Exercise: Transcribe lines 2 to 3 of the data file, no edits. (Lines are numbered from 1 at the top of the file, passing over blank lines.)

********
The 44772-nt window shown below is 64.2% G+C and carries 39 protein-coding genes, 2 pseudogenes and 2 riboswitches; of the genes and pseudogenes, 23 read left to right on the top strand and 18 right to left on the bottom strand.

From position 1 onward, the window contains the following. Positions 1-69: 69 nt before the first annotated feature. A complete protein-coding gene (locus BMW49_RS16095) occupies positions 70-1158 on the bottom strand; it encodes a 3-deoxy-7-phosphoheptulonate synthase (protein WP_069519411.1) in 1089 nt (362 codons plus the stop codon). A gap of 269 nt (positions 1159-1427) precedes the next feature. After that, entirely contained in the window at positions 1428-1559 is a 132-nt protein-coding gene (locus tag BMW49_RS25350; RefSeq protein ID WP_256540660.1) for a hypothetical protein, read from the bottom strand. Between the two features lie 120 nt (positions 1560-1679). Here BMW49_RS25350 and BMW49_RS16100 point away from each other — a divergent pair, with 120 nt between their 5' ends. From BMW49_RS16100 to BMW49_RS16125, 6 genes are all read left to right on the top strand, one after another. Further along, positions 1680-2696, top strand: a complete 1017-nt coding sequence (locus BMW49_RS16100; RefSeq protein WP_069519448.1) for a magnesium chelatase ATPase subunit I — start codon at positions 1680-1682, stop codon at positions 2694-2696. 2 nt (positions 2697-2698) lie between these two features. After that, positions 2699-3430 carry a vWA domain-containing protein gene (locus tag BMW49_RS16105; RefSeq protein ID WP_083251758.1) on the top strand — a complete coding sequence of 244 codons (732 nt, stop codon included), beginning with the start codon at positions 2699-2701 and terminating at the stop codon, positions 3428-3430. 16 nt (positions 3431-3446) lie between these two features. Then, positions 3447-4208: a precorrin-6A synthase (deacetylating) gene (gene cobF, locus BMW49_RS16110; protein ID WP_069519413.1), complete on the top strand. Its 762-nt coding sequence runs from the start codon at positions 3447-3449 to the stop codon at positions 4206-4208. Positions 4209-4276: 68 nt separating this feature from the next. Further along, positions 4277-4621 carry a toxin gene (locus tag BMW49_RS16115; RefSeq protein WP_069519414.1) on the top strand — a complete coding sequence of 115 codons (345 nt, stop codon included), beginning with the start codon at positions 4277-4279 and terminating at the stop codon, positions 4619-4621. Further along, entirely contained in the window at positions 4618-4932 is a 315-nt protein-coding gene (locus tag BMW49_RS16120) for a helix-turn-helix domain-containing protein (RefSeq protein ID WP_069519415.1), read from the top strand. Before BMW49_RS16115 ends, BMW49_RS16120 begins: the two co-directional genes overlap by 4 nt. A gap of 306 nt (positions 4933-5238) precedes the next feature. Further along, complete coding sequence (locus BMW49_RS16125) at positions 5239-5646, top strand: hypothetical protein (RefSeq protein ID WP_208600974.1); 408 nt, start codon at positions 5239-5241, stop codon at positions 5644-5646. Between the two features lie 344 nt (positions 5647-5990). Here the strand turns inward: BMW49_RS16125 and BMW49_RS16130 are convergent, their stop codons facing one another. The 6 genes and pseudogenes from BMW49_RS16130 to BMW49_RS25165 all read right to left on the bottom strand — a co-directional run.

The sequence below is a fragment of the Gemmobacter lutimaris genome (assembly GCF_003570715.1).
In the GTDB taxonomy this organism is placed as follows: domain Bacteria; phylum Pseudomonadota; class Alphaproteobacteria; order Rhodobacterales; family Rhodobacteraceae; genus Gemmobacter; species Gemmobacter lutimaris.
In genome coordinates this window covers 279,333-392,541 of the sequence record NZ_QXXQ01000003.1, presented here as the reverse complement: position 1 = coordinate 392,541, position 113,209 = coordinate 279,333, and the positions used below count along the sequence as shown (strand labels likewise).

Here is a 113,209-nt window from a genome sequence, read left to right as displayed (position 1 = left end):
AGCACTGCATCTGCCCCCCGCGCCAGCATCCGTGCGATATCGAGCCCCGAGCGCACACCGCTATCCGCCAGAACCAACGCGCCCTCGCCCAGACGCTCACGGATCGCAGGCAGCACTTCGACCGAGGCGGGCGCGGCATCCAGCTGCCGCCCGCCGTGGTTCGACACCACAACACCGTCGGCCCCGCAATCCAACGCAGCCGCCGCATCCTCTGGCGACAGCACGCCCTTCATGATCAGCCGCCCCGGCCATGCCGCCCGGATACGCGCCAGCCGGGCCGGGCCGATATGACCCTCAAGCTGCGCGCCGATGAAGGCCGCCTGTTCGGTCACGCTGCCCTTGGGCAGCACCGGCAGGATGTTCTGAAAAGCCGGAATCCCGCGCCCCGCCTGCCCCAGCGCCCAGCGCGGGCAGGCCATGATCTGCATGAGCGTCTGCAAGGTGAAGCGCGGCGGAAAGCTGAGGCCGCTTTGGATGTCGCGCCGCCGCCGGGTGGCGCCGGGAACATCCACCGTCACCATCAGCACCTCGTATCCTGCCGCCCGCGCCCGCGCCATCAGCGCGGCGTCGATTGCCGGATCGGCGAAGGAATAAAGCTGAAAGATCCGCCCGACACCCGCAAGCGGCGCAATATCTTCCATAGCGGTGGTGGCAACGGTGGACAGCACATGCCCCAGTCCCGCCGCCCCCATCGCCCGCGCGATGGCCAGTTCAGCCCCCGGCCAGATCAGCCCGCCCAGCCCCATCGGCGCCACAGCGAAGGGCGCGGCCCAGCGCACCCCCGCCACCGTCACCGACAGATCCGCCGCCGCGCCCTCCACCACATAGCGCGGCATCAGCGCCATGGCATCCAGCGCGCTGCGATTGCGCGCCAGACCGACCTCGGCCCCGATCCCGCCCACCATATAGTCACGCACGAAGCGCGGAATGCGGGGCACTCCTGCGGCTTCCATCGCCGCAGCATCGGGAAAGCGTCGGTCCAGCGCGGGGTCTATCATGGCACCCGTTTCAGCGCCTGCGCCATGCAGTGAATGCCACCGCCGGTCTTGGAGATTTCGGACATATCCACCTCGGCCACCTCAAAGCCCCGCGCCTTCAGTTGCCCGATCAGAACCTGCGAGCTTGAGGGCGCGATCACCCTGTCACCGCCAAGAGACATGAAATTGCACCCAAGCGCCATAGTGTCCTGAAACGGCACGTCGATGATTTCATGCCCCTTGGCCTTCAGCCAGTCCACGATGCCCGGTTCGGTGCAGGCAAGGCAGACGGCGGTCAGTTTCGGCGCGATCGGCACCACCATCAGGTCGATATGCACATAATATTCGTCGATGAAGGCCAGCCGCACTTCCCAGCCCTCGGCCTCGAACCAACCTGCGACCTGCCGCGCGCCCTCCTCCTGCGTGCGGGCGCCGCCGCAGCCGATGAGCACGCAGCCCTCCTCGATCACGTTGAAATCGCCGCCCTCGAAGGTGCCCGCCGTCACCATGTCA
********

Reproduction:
From position 1 onward, the window contains the following. Positions 1-69: 69 nt before the first annotated feature. A complete protein-coding gene (locus BMW49_RS16095) occupies positions 70-1158 on the bottom strand; it encodes a 3-deoxy-7-phosphoheptulonate synthase (protein WP_069519411.1) in 1089 nt (362 codons plus the stop codon). A gap of 269 nt (positions 1159-1427) precedes the next feature. After that, entirely contained in the window at positions 1428-1559 is a 132-nt protein-coding gene (locus tag BMW49_RS25350; RefSeq protein ID WP_256540660.1) for a hypothetical protein, read from the bottom strand. Between the two features lie 120 nt (positions 1560-1679). Here BMW49_RS25350 and BMW49_RS16100 point away from each other — a divergent pair, with 120 nt between their 5' ends. From BMW49_RS16100 to BMW49_RS16125, 6 genes are all read left to right on the top strand, one after another. Further along, positions 1680-2696, top strand: a complete 1017-nt coding sequence (locus BMW49_RS16100; RefSeq protein WP_069519448.1) for a magnesium chelatase ATPase subunit I — start codon at positions 1680-1682, stop codon at positions 2694-2696. 2 nt (positions 2697-2698) lie between these two features. After that, positions 2699-3430 carry a vWA domain-containing protein gene (locus tag BMW49_RS16105; RefSeq protein ID WP_083251758.1) on the top strand — a complete coding sequence of 244 codons (732 nt, stop codon included), beginning with the start codon at positions 2699-2701 and terminating at the stop codon, positions 3428-3430. 16 nt (positions 3431-3446) lie between these two features. Then, positions 3447-4208: a precorrin-6A synthase (deacetylating) gene (gene cobF, locus BMW49_RS16110; protein ID WP_069519413.1), complete on the top strand. Its 762-nt coding sequence runs from the start codon at positions 3447-3449 to the stop codon at positions 4206-4208. Positions 4209-4276: 68 nt separating this feature from the next. Further along, positions 4277-4621 carry a toxin gene (locus tag BMW49_RS16115; RefSeq protein WP_069519414.1) on the top strand — a complete coding sequence of 115 codons (345 nt, stop codon included), beginning with the start codon at positions 4277-4279 and terminating at the stop codon, positions 4619-4621. Further along, entirely contained in the window at positions 4618-4932 is a 315-nt protein-coding gene (locus tag BMW49_RS16120) for a helix-turn-helix domain-containing protein (RefSeq protein ID WP_069519415.1), read from the top strand. Before BMW49_RS16115 ends, BMW49_RS16120 begins: the two co-directional genes overlap by 4 nt. A gap of 306 nt (positions 4933-5238) precedes the next feature. Further along, complete coding sequence (locus BMW49_RS16125) at positions 5239-5646, top strand: hypothetical protein (RefSeq protein ID WP_208600974.1); 408 nt, start codon at positions 5239-5241, stop codon at positions 5644-5646. Between the two features lie 344 nt (positions 5647-5990). Here the strand turns inward: BMW49_RS16125 and BMW49_RS16130 are convergent, their stop codons facing one another. The 6 genes and pseudogenes from BMW49_RS16130 to BMW49_RS25165 all read right to left on the bottom strand — a co-directional run.

The sequence below is a fragment of the Gemmobacter lutimaris genome (assembly GCF_003570715.1).